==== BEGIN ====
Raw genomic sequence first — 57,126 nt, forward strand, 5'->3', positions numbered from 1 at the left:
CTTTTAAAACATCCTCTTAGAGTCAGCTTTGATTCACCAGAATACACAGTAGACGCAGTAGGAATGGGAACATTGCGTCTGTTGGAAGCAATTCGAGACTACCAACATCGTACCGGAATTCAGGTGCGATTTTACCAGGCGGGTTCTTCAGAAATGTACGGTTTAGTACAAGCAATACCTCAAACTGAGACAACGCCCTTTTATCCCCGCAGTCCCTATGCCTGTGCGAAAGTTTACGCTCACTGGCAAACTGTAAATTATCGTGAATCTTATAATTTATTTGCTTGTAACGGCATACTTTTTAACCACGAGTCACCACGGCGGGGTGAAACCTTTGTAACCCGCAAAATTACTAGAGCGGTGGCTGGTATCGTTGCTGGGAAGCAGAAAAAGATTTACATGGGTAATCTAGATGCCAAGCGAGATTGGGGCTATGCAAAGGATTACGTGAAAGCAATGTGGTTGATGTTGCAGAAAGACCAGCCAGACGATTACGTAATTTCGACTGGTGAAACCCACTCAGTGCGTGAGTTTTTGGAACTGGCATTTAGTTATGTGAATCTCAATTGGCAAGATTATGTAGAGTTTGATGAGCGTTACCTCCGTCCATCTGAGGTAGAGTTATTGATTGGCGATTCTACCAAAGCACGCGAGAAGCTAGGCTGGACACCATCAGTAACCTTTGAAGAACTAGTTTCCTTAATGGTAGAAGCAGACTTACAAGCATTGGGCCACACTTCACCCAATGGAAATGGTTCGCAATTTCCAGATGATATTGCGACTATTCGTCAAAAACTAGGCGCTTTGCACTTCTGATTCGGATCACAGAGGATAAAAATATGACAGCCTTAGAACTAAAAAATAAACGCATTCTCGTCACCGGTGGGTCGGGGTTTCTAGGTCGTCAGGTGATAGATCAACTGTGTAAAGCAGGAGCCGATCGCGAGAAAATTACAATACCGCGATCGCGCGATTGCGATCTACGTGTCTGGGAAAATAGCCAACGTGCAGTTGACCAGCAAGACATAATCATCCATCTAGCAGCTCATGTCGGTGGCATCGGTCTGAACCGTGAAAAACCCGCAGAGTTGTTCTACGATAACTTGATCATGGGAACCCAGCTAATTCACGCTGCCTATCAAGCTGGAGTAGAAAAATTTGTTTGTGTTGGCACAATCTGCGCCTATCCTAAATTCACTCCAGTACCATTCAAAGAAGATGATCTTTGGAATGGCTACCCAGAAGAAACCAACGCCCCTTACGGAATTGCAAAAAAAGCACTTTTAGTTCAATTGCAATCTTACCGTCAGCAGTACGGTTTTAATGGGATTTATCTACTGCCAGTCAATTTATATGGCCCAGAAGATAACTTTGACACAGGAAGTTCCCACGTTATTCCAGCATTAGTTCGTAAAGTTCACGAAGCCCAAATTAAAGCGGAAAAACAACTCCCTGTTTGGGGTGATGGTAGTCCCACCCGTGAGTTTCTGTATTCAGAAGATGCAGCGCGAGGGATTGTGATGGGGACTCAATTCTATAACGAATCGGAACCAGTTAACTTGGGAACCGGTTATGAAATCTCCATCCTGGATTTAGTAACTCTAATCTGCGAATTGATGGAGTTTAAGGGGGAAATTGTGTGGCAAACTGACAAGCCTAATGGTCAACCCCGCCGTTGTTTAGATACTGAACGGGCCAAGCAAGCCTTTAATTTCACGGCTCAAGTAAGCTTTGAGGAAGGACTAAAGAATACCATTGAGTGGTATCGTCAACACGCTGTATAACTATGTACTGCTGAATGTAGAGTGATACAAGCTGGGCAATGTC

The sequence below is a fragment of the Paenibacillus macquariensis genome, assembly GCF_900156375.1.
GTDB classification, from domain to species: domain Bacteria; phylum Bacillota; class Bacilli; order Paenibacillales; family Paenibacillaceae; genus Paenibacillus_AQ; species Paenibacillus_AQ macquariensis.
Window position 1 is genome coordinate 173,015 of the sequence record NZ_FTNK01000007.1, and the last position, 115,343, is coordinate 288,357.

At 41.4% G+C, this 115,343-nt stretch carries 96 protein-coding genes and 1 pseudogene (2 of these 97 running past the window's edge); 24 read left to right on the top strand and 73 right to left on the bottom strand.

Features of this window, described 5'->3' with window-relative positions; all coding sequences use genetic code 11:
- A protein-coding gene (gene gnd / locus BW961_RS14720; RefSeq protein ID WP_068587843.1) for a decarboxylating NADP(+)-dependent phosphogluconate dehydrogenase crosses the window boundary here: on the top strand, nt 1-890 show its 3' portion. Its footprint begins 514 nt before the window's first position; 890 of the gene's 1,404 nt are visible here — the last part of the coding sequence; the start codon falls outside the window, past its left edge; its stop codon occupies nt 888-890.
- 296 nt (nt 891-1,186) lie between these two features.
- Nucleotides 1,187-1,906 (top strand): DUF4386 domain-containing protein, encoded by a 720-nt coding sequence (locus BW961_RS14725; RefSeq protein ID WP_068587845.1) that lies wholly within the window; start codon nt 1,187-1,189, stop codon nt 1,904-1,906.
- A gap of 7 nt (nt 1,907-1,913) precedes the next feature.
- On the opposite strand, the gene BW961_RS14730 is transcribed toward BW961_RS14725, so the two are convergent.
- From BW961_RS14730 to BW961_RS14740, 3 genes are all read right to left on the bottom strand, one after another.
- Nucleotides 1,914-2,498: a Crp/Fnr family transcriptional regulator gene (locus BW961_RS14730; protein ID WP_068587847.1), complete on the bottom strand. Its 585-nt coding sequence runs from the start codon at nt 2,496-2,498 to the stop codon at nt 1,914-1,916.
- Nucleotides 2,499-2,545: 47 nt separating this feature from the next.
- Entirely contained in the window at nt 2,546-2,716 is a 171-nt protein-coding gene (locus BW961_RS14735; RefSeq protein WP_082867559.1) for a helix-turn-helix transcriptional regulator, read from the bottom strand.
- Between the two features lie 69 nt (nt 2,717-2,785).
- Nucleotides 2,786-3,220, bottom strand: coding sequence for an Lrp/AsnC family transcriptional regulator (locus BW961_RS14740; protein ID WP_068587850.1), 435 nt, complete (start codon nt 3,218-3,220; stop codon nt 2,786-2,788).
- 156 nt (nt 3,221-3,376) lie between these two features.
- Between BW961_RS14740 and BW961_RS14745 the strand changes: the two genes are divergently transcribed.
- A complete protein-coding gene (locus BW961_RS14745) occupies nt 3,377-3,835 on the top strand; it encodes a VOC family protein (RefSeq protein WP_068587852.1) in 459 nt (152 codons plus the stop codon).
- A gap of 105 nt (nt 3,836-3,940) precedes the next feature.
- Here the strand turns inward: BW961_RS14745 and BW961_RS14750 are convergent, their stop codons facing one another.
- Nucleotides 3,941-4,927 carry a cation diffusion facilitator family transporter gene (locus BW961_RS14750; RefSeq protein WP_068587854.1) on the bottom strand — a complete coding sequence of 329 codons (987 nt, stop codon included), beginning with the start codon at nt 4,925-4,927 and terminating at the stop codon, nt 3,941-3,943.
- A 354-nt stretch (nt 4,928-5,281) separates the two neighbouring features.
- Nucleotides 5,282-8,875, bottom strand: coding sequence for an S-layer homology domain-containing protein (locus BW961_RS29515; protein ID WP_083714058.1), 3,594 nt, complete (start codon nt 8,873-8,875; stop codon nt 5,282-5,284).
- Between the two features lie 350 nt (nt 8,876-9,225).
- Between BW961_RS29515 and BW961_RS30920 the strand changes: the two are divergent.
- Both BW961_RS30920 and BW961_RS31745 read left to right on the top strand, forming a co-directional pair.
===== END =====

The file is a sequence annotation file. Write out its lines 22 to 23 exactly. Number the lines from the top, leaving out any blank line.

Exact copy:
- A gap of 105 nt (nt 3,836-3,940) precedes the next feature.
- Here the strand turns inward: BW961_RS14745 and BW961_RS14750 are convergent, their stop codons facing one another.